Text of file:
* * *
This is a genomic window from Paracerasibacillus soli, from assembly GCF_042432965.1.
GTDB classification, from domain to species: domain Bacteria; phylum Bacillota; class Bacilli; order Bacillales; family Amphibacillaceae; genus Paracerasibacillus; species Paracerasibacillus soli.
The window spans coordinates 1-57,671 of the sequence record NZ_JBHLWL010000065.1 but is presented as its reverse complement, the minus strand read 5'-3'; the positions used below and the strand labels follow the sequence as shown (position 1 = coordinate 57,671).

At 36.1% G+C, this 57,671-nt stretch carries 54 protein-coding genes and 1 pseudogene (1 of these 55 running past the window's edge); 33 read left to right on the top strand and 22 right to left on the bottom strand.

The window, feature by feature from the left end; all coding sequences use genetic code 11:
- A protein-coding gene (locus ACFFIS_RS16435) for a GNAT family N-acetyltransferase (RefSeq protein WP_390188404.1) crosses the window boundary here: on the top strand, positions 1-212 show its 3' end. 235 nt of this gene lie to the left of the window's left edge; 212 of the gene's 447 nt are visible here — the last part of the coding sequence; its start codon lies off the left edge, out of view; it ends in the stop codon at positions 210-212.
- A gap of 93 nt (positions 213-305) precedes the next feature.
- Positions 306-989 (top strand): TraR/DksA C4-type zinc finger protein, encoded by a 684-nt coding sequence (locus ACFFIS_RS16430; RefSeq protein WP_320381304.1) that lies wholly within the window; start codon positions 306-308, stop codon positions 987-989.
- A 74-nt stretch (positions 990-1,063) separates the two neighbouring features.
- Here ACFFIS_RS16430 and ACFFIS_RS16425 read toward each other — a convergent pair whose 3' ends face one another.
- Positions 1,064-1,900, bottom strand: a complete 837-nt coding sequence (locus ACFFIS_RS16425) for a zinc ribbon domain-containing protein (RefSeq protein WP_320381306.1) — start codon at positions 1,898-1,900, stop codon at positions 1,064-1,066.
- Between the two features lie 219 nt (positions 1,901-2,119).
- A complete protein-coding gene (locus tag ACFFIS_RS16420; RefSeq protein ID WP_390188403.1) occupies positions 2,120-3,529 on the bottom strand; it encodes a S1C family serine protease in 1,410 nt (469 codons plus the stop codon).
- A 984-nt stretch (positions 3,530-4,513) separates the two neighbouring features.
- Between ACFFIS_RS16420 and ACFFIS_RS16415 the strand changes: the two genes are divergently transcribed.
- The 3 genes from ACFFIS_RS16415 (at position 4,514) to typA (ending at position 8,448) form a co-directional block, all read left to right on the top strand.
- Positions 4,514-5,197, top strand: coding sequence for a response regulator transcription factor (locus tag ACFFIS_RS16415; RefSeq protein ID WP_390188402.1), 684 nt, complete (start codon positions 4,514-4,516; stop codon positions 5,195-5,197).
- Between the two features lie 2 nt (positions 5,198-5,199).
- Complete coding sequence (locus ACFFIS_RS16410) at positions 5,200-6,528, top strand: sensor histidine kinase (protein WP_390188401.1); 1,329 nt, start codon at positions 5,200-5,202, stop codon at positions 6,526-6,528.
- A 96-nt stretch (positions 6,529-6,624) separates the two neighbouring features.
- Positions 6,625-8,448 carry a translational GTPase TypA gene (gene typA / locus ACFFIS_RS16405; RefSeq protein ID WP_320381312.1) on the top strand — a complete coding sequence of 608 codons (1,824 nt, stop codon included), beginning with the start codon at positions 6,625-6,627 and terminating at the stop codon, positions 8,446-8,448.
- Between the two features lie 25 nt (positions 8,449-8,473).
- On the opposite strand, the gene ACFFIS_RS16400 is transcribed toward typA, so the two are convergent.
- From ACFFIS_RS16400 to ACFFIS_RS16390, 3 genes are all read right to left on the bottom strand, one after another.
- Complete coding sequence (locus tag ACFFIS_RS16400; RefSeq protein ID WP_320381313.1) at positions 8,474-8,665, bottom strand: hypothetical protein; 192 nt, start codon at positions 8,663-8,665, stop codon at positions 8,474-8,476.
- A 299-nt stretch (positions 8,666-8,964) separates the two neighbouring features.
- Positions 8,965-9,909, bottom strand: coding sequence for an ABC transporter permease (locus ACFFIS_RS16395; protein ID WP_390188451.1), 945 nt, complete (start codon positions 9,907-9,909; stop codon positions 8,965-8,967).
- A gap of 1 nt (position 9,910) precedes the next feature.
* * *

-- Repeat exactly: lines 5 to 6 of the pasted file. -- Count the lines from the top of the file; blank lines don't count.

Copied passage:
The window, feature by feature from the left end; all coding sequences use genetic code 11:
- A protein-coding gene (locus ACFFIS_RS16435) for a GNAT family N-acetyltransferase (RefSeq protein WP_390188404.1) crosses the window boundary here: on the top strand, positions 1-212 show its 3' end. 235 nt of this gene lie to the left of the window's left edge; 212 of the gene's 447 nt are visible here — the last part of the coding sequence; its start codon lies off the left edge, out of view; it ends in the stop codon at positions 210-212.